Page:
Call To Die

Then [Jesus] said to them all, "If anyone wants to come with Me, he must deny himself, take up his cross daily, and follow Me. For whoever wants to save his life will lose it, but whoever loses his life because of Me will save it. (Luke 9:23-24, HCSB)

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Follower of Christ, husband of Abby, member of Kosmosdale Baptist Church, and tutor/staff member at Sayers Classical Academy.

Saturday, February 05, 2011

Import Factors re: Choosing a Church to Join

My friend Justin Brewer, after stepping down from a youth ministry position in his church and after counsel with the pastors of his church, is amicably leaving his fellowship to join a congregation "closer to home." As part of the process of looking for a new church home, Justin posted the following question on his blog:

Place in order from 1 to 5 (1 most important, 5 least important) the personal importance of these specific parts of a church experience( I know there are more, let's just focus here for now). If you would like to explain why that would be great...if you just want to list'em you can do that as well.

Your choices in no specific order:

  • Fellowship (Sunday school, small groups, events (although i am aware there is more than fellowship in these things... you get the idea))
  • Music (Style, Skill)
  • Message (Pastors presentation of the word, style, personal growth or conviction through preached word )
  • Denominational Ties (government and system of beliefs)
  • The Tots (children's, youth, nursery)
My response to what Justin wrote follows:

I believe that Almighty God has revealed all that is necessary to life and godliness (2 Pet 1:3) in the sixty-six books of the Holy Scripture (Rev 22:18). All Scripture was given by inspiration of God, is infallible and inerrant, and is the sufficient, final arbiter of all disputes and decisions concerning matters of life and godliness (2 Tim 3:16-17).

Due to these commitments about Scripture, I believe that "Denominational Ties" (as you have defined them) are the most important consideration.

Specifically, you mention "government and system of beliefs." The system of beliefs are of primary importance because they define key convictions of the congregation concerning what the Bible says; the system of beliefs, if revisited from time to time, will shape what the congregation teaches and does. Of course, there will be a great deal of similarity between the beliefs of various evangelical congregations, but the differences are important; inasmuch as you are willing that, at some point, God would use you as a minister within whatever congregation with which you join, you want to be sure that your teaching does not contradict points of that congregation's system of beliefs.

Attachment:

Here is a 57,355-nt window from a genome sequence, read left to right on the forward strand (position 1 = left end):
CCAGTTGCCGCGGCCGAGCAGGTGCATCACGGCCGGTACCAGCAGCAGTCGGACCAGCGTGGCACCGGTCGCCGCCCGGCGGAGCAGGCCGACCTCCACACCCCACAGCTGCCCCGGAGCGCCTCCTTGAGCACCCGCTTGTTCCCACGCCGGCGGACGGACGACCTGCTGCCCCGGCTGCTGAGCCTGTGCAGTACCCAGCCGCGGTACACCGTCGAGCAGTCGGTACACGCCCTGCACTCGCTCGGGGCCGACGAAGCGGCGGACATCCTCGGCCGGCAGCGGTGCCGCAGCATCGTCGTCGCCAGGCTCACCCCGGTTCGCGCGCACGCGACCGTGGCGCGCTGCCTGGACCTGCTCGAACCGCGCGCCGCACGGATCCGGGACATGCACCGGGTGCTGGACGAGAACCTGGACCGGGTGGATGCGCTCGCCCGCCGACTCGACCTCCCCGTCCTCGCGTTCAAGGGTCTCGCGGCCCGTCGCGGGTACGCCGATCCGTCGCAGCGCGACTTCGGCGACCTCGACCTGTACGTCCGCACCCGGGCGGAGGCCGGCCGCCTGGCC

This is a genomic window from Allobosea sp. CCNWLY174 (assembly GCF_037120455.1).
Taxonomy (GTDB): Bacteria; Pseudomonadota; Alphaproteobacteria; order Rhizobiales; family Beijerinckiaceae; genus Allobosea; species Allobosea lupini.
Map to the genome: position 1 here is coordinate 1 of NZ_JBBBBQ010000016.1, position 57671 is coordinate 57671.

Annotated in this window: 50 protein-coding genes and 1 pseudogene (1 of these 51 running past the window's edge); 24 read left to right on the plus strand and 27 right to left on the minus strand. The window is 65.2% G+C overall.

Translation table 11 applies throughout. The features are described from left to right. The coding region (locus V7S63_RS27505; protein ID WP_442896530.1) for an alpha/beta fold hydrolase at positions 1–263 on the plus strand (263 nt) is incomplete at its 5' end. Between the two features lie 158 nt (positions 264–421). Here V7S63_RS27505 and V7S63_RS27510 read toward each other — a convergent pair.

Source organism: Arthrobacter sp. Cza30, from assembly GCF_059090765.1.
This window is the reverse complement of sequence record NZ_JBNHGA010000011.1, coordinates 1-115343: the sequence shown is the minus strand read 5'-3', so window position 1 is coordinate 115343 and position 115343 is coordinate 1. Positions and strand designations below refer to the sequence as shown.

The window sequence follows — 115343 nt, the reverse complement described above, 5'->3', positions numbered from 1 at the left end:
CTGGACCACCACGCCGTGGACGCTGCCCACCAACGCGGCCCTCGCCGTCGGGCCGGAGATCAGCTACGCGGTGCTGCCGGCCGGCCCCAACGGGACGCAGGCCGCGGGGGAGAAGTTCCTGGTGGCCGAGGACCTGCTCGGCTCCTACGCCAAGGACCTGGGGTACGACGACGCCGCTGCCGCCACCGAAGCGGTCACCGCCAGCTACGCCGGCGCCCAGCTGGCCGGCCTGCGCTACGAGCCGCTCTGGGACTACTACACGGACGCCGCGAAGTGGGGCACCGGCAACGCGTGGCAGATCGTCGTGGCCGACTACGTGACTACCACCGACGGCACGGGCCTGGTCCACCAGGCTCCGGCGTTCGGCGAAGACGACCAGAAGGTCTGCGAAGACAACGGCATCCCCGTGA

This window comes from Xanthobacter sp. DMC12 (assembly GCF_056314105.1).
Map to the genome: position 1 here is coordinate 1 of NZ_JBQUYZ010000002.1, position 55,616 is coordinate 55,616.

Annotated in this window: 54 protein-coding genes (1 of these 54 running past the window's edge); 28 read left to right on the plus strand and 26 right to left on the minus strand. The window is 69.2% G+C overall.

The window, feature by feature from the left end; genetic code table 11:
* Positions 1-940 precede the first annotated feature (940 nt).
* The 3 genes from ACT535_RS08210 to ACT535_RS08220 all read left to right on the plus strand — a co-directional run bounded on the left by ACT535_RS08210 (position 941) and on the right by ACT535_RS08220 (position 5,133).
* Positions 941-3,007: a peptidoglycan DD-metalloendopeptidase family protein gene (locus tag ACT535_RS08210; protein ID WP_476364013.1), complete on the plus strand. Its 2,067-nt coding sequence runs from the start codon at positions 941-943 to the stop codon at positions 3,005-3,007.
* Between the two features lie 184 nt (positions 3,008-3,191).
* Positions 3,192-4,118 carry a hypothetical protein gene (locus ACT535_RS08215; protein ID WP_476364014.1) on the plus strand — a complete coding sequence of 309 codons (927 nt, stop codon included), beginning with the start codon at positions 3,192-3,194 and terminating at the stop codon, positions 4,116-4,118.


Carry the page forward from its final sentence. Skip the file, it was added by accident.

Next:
Church government is also very important. Many churches claim to believe in the authority of Scripture or claim to believe that Christ is Head of the Church, but then they disregard the teaching of Christ and His apostles concerning how the Church- the body and temple of Christ- is to be organized. It is all too common to see congregations aping the business practices of the world; this inevitably leads to strife within the church and/or a personality cult around a charismatic pastor.

Next in importance, also flowing from convictions concerning Scripture, is the category you have labeled "Message." How does the pastor handle God's Word? Does he preach through books of the Bible so that all of God's Word is brought to bear on the congregation, rather than just picking and choosing pet topics? Is the main point of the passage the main point of the sermon so that what the pastor is echoing and explaining what God says rather than using the text to make his own point? Without these considerations the true authority in the congregation is not God's Word, but the opinions of the pastor.

I would argue that the other categories you mention are subservient to these first two, and that a Christian would be well-advised to join with a congregation where these are strong, even if all the others are weak. Because how God's Word is handled is foundational and where the foundation is strong the other aspects can be built (or torn down and rebuilt) upon this strong foundation. But where the foundation is weak the other aspects become an empty, crumbling shack (though maybe a well-decorated shack) on sandy ground. Also, if the congregation fervently desires conformity to God's Word (which desire will be primarily expressed in the two categories I've argued as most important) they should be consistently seeking to improve in the other areas.


Now, it turns out that my response wasn't exactly what Justin was looking for. Specifically, it seems that when he wrote "Denominational Ties (government and system of beliefs)" he did not intend to have a response about "government and system of beliefs" that excluded comment about a particular denomination. But, overall, I stand by my answer.

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2 Comments:

Blogger Nathan White said...

Thank you for this post, Andrew. Very profitable.

8:50 AM  
Blogger ajlin said...

Thanks for the encouragement, brother!

7:04 AM  

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